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January 29, 2011

What's wrong with the DRM provisions in Bill C-32

Bill C-32 is the latest proposal to amend the Canadian Copyright Act. The Copyright board has been trying to figure out for some time how to modify the Act to reflect new modes of copying now available with digital media. While Bill C-32 has a number of laudable provisions, such as a cap on damages for non-commercial infringement, it proposes rules on Digital Rights Management that are much like the U.S.'s Digital Millennium Copyright Act. Anything with DRM becomes protected from consumers breaking the DRM protection, regardless of intent. Exceptions have been made for various purposes, such as ensuring accessibility to disabled persons, but I would prefer that the default be that circumventing copy protection is not illegal as long as there is no reasonable basis to assume that the creator's ability to profit from the work has been hampered.

I wrote the following letter to the legislative committee studying Bill C-32, as well as sending it to the Minister of Industry, the opposition critics for Industry, my local MP and other local riding candidates, and the party leaders:

Dear Legislative Committee on Bill C-32,

Bill C-32 reflects a great deal of study on the evolving nature of copyright in a digital society, and aspects such as a limit on damages for non-commercial copyright infringement are welcome. However, the proposed clauses for Digital Rights Management (DRM) ignore the original reasons for copyright, and how DRM is being abused in the United States to supplant contract law with copyright law. Rather than trying to craft specific exceptions to the DRM circumvention provisions, the Copyright Act should return to first principles and not outlaw circumvention when there is no reasonable basis to assume harm to the ability of copyright holders to profit from their creations.

Copyright law arose out of the following key principle: in order to encourage creativity, provide a limited monopoly for creators to distribute their works. This monopoly is term-limited so that the work will eventually become public domain and can be exploited by others. In addition, specific situations have been recognized as fair dealing and sufficiently beneficial to society to require specific exemptions in the Copyright Act.

Bill C-32 proposes to block these specific exemptions in cases where works are protected by DRM. This is of dubious worth, as the greater good of fair dealing remains in effect, regardless of whether or not a work's creator chose to put a digital lock on it. In addition, by locking up the creation, it is at risk of not becoming freely available at the end of its copyright term, thereby robbing us of its historical worth.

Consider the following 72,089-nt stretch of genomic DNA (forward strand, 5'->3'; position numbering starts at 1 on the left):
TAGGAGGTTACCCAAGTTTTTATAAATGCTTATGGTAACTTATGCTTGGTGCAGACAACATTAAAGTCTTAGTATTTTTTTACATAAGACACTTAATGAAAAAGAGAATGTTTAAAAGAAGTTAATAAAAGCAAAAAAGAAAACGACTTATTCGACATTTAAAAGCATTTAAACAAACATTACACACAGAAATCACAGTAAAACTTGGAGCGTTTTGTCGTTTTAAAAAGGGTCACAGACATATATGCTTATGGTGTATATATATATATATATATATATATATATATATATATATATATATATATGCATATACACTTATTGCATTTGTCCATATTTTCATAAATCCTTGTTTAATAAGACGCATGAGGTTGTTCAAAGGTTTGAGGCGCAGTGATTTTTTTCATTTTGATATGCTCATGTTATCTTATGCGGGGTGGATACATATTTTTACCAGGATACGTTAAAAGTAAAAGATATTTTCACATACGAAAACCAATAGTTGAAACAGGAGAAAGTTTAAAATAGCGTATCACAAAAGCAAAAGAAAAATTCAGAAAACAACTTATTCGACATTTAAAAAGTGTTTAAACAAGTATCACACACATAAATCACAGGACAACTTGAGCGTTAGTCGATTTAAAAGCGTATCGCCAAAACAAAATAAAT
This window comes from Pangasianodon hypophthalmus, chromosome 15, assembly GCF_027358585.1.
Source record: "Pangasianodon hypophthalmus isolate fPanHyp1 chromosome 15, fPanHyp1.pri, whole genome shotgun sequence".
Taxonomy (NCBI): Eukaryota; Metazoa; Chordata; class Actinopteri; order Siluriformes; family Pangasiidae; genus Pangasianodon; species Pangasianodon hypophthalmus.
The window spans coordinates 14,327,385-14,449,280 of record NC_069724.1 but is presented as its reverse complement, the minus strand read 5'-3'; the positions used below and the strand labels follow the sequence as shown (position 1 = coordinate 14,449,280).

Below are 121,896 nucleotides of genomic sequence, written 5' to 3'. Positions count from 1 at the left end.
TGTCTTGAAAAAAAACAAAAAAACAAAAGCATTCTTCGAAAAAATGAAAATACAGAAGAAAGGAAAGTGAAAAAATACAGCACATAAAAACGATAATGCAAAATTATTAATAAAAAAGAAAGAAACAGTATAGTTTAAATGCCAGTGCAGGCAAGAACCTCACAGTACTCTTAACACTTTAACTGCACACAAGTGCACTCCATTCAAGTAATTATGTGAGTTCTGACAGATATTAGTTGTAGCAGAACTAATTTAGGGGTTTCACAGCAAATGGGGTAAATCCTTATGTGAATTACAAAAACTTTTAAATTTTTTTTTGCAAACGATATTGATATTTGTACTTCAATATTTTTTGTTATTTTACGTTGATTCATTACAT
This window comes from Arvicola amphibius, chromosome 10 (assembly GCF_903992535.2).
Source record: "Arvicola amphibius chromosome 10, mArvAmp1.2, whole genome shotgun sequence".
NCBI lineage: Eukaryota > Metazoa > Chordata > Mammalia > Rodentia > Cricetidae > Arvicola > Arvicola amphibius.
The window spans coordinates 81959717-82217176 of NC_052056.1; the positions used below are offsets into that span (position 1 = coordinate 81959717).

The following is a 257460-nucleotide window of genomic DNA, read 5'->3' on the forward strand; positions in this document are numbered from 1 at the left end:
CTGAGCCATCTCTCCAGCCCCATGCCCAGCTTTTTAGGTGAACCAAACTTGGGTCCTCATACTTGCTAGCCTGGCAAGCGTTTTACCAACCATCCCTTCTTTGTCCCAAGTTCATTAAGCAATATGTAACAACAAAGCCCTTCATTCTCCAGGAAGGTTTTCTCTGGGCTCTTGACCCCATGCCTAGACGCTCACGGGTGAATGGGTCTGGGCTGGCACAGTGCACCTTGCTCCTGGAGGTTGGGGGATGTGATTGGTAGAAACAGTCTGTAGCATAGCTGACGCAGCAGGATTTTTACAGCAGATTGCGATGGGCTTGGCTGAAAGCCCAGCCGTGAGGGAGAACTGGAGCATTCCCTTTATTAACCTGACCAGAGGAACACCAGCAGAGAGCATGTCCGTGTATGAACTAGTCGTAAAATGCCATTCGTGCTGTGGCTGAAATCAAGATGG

Another problem is how DRM is being used in the United States under the terms of the Digital Millennium Copyright Act to subvert contract law. By protecting a device's embedded software with DRM, a use of the device that is contrary to its licensed purpose can now result in criminal legal action under copyright law, instead of a civil suit under contract law. As virtually all appliances are becoming driven by software, this has far-reaching effects into the everyday lives of Canadians.

I urge Parliament to return to first principles: rather than reverting all rights back to creators for DRM-protected works, all of the exemptions that we have deemed appropriate for copyrighted material should remain in effect. For a given circumvention of DRM, if there is no reasonable basis to assume harm to the ability of creators to exploit their works, then the Copyright Act should not make legal damages available. This will continue to protect creators while also respecting the well-tested exemptions already present in the Act, and avoid turning all contractual disputes into criminal matters.

Some may argue that there are a number of exceptions in Bill C-32 for the DRM circumvention provisions. However, given the rapidly changing digital communications environment we now live in, we need to encourage greater innovation, so that businesses can rapidly adapt to new ways of profiting from creative content. This cannot be met with rigid exceptions carved into the law. Canadians are best served by having more flexibility, so as new modes of operation are invented, we can take advantage of them quickly. The rights of creators and consumers have been well-served through the existing fair dealing and other exemptions in the Copyright Act; we should seek to continue these exemptions and not wipe them all away just because a work has DRM protection.

Please make Canada a leader in balancing the rights of creators with those of society and do not make DRM a blanket method to revert rights back to creators, or a subversive manner to convert all contract breaches into criminal cases. Amend the proposed provisions in Bill C-32 related to DRM so that circumvention remains legal where there is no reasonable basis to assume that the creators have been limited in their abilities to profit from their works.

Posted by Isaac at January 29, 2011 11:23 PM